How low can Bitcoin go? That’s the question market participants are posing as the price of the No. 1 digital asset has unraveled toward multimonth lows in recent weeks.
The value of a single Bitcoin recently traded to $6,384.76 Wednesday, representing its lowest level since Feb. 5. The computer-driven currency is now down more than 40% year-to-date, raising the persistent concern about the depths to which the nascent asset, which hit a peak nearing $20,000 in December, can reach.
Analyst Jani Ziedins, who predicted the move lower, summed up market sentiment in a recent blog post. “Last week’s $9k support has turned into this week’s $8k support. And thus far it is giving every indication that $7k will become next week’s support. I hope you see the trend here,” he wrote.
More plausible explanations, according to industry experts, are a combination of failing technical indicators, people betting against cryptocurrencies and the notion that no news is bad news for the crypto community.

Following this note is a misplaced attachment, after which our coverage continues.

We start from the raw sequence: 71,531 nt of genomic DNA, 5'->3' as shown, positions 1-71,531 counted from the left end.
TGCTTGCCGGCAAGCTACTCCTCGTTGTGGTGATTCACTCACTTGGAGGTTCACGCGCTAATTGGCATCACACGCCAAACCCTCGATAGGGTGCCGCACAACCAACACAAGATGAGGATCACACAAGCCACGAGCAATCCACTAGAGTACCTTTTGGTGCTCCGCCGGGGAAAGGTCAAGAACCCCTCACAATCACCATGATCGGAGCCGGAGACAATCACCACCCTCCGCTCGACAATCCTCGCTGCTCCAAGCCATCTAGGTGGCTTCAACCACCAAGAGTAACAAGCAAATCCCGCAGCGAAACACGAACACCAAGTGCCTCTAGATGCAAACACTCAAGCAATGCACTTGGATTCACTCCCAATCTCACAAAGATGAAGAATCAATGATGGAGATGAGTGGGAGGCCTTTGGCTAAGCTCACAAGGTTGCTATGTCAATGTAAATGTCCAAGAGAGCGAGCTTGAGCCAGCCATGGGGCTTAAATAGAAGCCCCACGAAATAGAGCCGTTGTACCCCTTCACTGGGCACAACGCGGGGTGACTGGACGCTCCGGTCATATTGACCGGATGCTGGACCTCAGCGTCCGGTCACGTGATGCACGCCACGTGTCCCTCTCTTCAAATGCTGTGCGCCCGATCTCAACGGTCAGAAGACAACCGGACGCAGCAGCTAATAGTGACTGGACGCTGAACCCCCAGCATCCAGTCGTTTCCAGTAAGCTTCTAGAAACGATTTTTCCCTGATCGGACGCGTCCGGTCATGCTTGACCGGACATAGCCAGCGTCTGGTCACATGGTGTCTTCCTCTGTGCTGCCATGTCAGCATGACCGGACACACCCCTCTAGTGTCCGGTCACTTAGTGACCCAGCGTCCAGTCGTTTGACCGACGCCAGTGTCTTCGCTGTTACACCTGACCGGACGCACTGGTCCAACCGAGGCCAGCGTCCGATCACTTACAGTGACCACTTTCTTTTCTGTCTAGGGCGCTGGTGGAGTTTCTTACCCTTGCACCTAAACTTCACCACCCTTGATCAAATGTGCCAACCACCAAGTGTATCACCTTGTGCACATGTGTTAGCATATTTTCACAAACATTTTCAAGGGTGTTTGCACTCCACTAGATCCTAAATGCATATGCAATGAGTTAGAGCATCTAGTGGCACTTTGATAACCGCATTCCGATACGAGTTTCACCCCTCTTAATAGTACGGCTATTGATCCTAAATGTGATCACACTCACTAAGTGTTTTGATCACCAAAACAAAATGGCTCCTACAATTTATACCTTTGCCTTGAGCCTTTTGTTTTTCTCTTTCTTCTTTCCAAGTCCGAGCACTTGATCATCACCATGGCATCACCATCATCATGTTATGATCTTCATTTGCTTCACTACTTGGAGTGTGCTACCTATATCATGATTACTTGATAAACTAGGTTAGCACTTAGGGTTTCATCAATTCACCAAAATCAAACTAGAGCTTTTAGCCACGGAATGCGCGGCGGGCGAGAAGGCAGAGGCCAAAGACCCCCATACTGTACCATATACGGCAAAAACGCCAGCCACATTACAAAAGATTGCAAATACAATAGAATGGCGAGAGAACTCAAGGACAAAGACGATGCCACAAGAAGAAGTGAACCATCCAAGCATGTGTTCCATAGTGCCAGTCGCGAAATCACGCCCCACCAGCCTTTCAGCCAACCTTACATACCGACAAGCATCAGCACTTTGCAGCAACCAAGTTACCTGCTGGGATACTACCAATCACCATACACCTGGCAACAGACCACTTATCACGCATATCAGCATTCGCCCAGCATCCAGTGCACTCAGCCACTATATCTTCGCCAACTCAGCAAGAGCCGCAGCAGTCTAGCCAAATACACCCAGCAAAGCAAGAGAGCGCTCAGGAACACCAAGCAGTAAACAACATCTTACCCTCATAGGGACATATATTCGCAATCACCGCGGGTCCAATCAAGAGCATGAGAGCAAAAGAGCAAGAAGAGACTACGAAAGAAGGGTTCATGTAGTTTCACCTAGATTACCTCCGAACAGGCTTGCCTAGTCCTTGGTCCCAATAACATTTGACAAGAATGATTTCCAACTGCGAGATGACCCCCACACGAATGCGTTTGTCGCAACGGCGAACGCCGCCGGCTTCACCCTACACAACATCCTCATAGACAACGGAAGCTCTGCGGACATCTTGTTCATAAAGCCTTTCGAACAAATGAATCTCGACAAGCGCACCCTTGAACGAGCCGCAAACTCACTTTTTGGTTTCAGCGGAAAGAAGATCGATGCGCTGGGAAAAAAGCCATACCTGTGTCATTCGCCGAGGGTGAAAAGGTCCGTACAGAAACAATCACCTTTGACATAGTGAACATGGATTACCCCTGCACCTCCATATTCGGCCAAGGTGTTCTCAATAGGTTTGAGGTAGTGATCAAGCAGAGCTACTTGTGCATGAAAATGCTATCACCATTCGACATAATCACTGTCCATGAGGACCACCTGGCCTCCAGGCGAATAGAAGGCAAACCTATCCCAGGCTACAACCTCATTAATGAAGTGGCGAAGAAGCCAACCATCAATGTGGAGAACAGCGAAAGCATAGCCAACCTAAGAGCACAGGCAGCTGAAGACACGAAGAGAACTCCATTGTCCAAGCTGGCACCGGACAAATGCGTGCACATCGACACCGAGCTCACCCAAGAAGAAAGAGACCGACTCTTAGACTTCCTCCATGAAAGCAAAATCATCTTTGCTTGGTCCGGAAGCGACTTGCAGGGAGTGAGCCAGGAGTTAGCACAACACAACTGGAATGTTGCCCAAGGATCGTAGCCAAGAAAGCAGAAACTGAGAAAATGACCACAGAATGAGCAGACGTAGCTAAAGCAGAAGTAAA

“The big story to me is the absence of positive news,” said Matt Hougan, global head of research at Bitwise Asset Management. “We haven’t seen any big institutions putting their stake in the ground to give the market that much needed boost.”
Hougan said the market is awaiting regulatory clarity before making future bets.
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Bitcoin’s deterioration, at least on a technical basis, began in early May when it failed to breach a psychological significant level at $10,000, which coincided with a failure at the 200-day moving average. Market analysts tend to closely watch moving averages as a gauge of long-term and short-term momentum in an asset.
As the Bitcoin selling commenced, trend lines broke down, culminating in Bitcoin piercing a round-number support level at $7,000 on Sunday after the news of a hack of South Korean exchange platform Coinrail.
One trader of a cryptocurrency trading desk, who asked not to be named, because he wasn’t authorized to speak on the record, speculated that the entire descent from $9,000 level can be attributed to so-called short sellers. That is, investors accumulating bets that the price of Bitcoin will fall in value in the future.
Tim Enneking, founder and managing director of Crypto Asset Management said that his firm was “shorting [bitcoin] liking maniacs at the moment.”
At this point, it is unclear when the bleeding for Bitcoin will cease.
“Personally, I think that we don’t see anything below five [thousand],” speculated Enneking. “However, my traders think the bottom has a three handle, perhaps even a one handle.”
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